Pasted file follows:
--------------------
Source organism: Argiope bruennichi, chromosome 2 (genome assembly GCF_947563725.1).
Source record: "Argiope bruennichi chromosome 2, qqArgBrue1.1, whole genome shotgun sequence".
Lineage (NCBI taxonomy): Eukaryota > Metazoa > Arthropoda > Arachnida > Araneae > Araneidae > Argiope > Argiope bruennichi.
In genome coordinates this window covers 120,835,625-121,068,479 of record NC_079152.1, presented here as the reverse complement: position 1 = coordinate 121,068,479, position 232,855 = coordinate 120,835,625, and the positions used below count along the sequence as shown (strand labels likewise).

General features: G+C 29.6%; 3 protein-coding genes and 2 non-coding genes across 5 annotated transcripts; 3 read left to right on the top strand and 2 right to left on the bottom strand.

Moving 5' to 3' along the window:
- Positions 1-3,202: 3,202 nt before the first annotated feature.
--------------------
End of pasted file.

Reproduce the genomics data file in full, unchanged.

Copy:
Source organism: Argiope bruennichi, chromosome 2 (genome assembly GCF_947563725.1).
Source record: "Argiope bruennichi chromosome 2, qqArgBrue1.1, whole genome shotgun sequence".
Lineage (NCBI taxonomy): Eukaryota > Metazoa > Arthropoda > Arachnida > Araneae > Araneidae > Argiope > Argiope bruennichi.
In genome coordinates this window covers 120,835,625-121,068,479 of record NC_079152.1, presented here as the reverse complement: position 1 = coordinate 121,068,479, position 232,855 = coordinate 120,835,625, and the positions used below count along the sequence as shown (strand labels likewise).

General features: G+C 29.6%; 3 protein-coding genes and 2 non-coding genes across 5 annotated transcripts; 3 read left to right on the top strand and 2 right to left on the bottom strand.

Moving 5' to 3' along the window:
- Positions 1-3,202: 3,202 nt before the first annotated feature.